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## Ethanol Weighs More Than Gas

I’ve seen comments about an inverse relationship between gas mileage and gas prices – as the price goes up, folks comment that mileage is dropping.  It is political – someone pushed the idea that alcohol was a renewable resource, Congress voted, and now nearly all of our regular gasoline has ethanol added.

Like most things in life, mathematics explains what’s going on, how to figure out how much ethanol is in your gas, how far gasoline will put you down the road, and what ethanol will do to your gas mileage.  You don’t need to fasten your seatbelt – the research is complete and available online.  So, let’s look at the two substances.  My little chart is in gallons – though we could change to liters as we cross the 49th parallel, and I’m just pencil-whipping regular.  (everything is standardized at 68 degrees Fahrenheit.)

Weight                        Energy

Gasoline (regular)        6.1 lbs                          114,100 BTUs

Ethanol (E100)            6.58 lbs                          76,100 BTUs

Methanol (M100)        6.60 lbs                          56,800 BTUs

Obviously, with a quality scale, I can weigh a gallon and figure out how much is gas and how much is alcohol.  It’s going to be harder to figure out whether the alcohol is ethanol or methanol – the weight of each is fairly similar.  It gets a bit more complex when we notice that different grades of gas can vary from 5.9 lbs per gallon to a high of 6.5 lbs per gallon.  We’ll use the normal 6.1 for our calculations.

Still, we can figure out that 9 gallons of gas will weigh 61 lbs, and when we add a gallon of ethanol, the total weight will be 67.58 lbs . . . or 6.758 lbs per gallon of E10 blend.  Still, in order to keep gas prices down, our President has ordered that the 10% alcohol can be raised to 15%.

Now here are the critical calculations:

9 gallons of gasoline provide 1,026,900 BTUs.  A gallon of ethanol provides 76,100 . . . so a gallon that is 10% ethanol yields 110,300 BTUs – which is 3.33% less energy than the 114,100 BTUs that a gallon of pure gas produces.  We’d expect that reduced energy to yield an equivalent drop in gas mileage.

If we go to 15% ethanol – which Joe Biden has approved (to end the high prices I guess) the math works easily – 8.5 gallons of gasoline provide 969,850 BTUs, 1.5 gallons of ethanol provide 114,150, for a total of 1,084,000 BTUs.  Divide that by 10, and we’re looking at 108,400 BTUs – a full 5% drop in energy potential, and probably a similar result on gas mileage.

You can work the values of ethanol blend gasoline prices at the pump when you know what the blend is – my old Talon likes premium . . . \$5.52 today and 93 octane.  Octane measures how stable the fuel is as it burns – I pay more, but I don’t really get any BTU increase.  But the ethanol blend just doesn’t let the high compression engine run well.  E15 fits in at 88 octane, so I won’t be using it if I can help it.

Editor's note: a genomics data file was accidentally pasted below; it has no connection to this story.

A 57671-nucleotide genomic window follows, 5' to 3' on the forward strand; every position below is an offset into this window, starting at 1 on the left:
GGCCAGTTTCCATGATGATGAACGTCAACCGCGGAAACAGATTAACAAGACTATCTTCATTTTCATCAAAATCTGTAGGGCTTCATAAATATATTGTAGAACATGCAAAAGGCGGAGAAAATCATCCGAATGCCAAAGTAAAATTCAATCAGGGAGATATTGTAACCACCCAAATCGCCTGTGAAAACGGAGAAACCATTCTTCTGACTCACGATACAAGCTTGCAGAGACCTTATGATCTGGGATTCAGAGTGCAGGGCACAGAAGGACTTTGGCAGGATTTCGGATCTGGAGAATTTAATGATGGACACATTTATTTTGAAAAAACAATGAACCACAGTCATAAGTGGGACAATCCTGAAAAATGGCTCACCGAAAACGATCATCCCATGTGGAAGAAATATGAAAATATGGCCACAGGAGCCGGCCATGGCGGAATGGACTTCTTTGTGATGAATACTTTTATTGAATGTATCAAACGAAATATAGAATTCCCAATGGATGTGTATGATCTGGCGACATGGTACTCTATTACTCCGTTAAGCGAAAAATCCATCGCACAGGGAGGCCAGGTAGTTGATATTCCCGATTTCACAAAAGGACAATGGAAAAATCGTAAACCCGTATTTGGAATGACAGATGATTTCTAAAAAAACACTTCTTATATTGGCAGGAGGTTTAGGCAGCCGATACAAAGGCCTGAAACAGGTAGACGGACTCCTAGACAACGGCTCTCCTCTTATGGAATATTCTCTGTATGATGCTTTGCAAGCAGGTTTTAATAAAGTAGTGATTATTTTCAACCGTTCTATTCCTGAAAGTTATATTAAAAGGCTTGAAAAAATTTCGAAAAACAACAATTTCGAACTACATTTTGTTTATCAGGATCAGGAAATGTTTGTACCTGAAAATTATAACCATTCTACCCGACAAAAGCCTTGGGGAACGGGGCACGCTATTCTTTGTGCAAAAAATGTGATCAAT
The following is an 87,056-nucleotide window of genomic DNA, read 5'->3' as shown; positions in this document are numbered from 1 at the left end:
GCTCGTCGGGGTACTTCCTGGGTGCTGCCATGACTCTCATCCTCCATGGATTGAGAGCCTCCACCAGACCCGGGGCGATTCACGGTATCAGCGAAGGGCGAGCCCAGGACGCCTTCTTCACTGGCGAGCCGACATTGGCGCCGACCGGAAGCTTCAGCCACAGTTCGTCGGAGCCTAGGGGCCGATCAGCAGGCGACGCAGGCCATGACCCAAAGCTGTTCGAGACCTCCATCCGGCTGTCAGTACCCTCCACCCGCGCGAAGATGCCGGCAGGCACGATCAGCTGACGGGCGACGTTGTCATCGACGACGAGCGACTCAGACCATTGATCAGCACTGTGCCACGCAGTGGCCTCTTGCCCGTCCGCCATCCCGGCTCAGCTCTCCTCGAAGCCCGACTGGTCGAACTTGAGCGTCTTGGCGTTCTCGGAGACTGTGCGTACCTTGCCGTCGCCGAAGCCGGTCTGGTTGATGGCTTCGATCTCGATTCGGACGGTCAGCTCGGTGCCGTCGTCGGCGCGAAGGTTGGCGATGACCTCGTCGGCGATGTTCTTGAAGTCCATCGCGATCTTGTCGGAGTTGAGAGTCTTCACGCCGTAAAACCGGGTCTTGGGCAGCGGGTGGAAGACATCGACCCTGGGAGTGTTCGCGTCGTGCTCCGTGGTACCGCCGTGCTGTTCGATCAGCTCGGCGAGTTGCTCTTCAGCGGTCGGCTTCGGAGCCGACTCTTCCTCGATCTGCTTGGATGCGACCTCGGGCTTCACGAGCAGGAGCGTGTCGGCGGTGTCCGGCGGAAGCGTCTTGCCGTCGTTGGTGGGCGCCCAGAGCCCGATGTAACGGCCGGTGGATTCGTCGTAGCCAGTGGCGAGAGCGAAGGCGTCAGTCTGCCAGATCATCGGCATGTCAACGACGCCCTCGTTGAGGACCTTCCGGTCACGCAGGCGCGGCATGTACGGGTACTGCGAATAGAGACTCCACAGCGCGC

## Thoughts on Inflation

I’ve been watching monetary inflation since 1976 when I voted for Jimmy Carter.  I still don’t give Jimmy full credit for that spate of inflation – Nixon made the call that the US dollar would no longer be backed by gold in August of 1971.

1968 had been an interesting election – I recall the unhappy observation “Nixon, Humphrey, Wallace – three strikes and you’re out.”  The picture below brought back memories of a happier time, when I would add a million dollar Zimbabwe bill to a retirement card, so that my retiring colleagues would be millionaires as they left the university.  Ten bucks bought all the Zim million dollar notes I needed for a slew of retirement receptions.

Now the thing about inflation is that it taxes savers, and can move into being a tax on investors.  If we look at the value of gold during the California Gold Rush – 1849 – it was \$18.93 per ounce.  That same value held through the Virginia City days, and basically took Montana from wilderness to statehood.  In 1920, gold finally topped \$20 per ounce.  When Franklin Roosevelt was elected President, gold was at \$20.69 per ounce – the next year, 1933, it was \$26.33.  In 1934, it went to \$34.69.

A couple of old Winchester catalogs, from 1900 and 1916, suggest that my Grandfather paid about \$19.50 or a little more for his 1894 32 special rifle.  A glance online suggests somewhere close to \$1,200 dollars today.  As I write this, gold is going for \$1890.35 – roughly 100 times higher than when the rifle was made in 1902 along with the new, more powerful 32 special.  The cost of the rifle hasn’t kept up with gold.  Inflation or not, it’s kind of nice to look off the front porch and see the spot where my grandmother got a four-point in 1922.